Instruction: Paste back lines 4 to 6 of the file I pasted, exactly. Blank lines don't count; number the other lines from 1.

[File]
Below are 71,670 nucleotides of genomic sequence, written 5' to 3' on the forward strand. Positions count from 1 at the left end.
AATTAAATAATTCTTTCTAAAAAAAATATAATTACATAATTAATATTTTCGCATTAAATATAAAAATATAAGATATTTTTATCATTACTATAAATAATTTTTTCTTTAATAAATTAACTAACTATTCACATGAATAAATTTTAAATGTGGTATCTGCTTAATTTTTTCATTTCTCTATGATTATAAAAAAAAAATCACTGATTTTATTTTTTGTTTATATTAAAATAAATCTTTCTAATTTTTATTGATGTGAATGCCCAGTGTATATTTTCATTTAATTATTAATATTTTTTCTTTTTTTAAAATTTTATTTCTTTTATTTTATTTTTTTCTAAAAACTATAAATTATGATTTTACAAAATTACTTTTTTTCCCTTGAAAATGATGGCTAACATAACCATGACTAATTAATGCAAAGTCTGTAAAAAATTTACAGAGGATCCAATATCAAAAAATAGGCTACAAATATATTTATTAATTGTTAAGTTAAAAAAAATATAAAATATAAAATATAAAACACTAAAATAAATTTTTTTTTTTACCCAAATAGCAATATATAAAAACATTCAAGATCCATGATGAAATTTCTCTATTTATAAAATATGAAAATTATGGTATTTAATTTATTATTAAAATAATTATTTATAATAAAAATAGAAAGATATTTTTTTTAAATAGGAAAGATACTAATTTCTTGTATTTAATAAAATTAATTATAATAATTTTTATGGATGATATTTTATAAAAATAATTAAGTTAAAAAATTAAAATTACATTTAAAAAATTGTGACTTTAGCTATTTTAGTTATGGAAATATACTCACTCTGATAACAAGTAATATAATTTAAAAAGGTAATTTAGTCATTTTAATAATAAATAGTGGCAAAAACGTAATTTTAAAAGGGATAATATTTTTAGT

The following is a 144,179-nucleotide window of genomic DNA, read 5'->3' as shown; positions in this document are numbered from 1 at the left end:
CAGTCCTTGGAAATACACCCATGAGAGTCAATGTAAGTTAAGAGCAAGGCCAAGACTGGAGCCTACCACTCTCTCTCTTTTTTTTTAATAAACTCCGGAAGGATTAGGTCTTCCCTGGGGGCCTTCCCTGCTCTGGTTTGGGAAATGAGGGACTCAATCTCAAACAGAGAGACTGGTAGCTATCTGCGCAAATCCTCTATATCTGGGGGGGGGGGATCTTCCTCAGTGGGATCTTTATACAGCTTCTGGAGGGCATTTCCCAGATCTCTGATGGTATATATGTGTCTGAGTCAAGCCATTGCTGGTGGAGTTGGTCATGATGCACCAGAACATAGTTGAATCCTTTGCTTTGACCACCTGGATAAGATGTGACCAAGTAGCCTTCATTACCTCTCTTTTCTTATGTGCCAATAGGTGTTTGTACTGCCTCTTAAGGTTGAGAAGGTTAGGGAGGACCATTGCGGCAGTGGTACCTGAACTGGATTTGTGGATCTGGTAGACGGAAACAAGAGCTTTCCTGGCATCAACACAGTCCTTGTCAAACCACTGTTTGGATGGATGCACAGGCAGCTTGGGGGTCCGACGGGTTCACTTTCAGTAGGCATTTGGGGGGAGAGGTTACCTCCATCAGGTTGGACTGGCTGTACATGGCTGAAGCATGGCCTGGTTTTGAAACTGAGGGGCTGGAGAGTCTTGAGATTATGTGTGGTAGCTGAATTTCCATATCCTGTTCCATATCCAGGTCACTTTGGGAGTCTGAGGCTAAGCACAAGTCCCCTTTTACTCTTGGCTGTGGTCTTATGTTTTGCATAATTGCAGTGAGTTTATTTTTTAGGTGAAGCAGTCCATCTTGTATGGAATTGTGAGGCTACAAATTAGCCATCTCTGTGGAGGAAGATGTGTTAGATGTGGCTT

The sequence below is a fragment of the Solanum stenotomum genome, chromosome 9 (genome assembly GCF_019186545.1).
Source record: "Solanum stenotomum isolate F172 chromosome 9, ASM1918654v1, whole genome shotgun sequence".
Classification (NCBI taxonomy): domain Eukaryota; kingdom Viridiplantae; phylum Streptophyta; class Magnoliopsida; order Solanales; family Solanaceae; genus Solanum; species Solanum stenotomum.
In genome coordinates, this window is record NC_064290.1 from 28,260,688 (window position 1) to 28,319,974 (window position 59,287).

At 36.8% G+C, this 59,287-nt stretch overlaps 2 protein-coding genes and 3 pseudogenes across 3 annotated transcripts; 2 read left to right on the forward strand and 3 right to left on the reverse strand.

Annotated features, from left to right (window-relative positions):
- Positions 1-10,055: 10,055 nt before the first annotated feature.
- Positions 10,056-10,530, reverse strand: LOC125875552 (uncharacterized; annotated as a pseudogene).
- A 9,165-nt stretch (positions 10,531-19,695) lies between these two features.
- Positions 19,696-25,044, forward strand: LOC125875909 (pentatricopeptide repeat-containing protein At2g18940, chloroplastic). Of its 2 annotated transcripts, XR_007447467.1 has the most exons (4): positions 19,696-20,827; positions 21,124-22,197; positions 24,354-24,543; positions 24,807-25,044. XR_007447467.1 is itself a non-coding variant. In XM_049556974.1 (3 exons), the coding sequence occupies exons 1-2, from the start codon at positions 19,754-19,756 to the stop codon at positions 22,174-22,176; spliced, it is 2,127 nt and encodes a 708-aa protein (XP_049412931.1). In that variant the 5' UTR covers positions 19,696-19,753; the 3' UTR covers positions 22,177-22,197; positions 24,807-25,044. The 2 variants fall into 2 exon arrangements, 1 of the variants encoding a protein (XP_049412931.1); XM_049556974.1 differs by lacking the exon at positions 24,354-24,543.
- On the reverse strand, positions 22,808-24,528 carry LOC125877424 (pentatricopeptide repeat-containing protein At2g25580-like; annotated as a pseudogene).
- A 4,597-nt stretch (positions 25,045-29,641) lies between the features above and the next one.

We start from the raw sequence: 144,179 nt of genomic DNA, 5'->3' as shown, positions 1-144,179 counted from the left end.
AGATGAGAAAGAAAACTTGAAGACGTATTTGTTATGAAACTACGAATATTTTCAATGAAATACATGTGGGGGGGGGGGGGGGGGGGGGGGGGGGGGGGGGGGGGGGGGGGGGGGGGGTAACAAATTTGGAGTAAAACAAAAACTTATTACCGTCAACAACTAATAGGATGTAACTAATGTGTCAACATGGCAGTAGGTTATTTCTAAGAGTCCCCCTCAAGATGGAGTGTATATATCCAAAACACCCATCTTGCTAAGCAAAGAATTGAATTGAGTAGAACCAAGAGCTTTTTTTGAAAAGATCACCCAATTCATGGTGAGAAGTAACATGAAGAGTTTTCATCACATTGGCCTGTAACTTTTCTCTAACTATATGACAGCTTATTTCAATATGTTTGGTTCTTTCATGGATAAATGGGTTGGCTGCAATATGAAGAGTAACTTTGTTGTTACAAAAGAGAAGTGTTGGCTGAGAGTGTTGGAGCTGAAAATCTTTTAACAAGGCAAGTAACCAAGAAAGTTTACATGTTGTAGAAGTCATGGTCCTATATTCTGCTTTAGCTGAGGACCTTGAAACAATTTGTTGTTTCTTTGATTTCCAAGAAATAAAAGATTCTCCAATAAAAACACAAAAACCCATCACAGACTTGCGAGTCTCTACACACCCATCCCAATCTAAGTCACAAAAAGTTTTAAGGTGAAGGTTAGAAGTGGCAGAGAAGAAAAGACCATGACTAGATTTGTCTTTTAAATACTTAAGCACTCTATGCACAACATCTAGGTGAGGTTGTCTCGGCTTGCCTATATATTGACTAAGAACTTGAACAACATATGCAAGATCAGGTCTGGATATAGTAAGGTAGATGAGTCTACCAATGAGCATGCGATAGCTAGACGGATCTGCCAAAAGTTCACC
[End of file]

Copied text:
CAGTCCTTGGAAATACACCCATGAGAGTCAATGTAAGTTAAGAGCAAGGCCAAGACTGGAGCCTACCACTCTCTCTCTTTTTTTTTAATAAACTCCGGAAGGATTAGGTCTTCCCTGGGGGCCTTCCCTGCTCTGGTTTGGGAAATGAGGGACTCAATCTCAAACAGAGAGACTGGTAGCTATCTGCGCAAATCCTCTATATCTGGGGGGGGGGGATCTTCCTCAGTGGGATCTTTATACAGCTTCTGGAGGGCATTTCCCAGATCTCTGATGGTATATATGTGTCTGAGTCAAGCCATTGCTGGTGGAGTTGGTCATGATGCACCAGAACATAGTTGAATCCTTTGCTTTGACCACCTGGATAAGATGTGACCAAGTAGCCTTCATTACCTCTCTTTTCTTATGTGCCAATAGGTGTTTGTACTGCCTCTTAAGGTTGAGAAGGTTAGGGAGGACCATTGCGGCAGTGGTACCTGAACTGGATTTGTGGATCTGGTAGACGGAAACAAGAGCTTTCCTGGCATCAACACAGTCCTTGTCAAACCACTGTTTGGATGGATGCACAGGCAGCTTGGGGGTCCGACGGGTTCACTTTCAGTAGGCATTTGGGGGGAGAGGTTACCTCCATCAGGTTGGACTGGCTGTACATGGCTGAAGCATGGCCTGGTTTTGAAACTGAGGGGCTGGAGAGTCTTGAGATTATGTGTGGTAGCTGAATTTCCATATCCTGTTCCATATCCAGGTCACTTTGGGAGTCTGAGGCTAAGCACAAGTCCCCTTTTACTCTTGGCTGTGGTCTTATGTTTTGCATAATTGCAGTGAGTTTATTTTTTAGGTGAAGCAGTCCATCTTGTATGGAATTGTGAGGCTACAAATTAGCCATCTCTGTGGAGGAAGATGTGTTAGATGTGGCTT

The sequence below is a fragment of the Solanum stenotomum genome, chromosome 9 (genome assembly GCF_019186545.1).
Source record: "Solanum stenotomum isolate F172 chromosome 9, ASM1918654v1, whole genome shotgun sequence".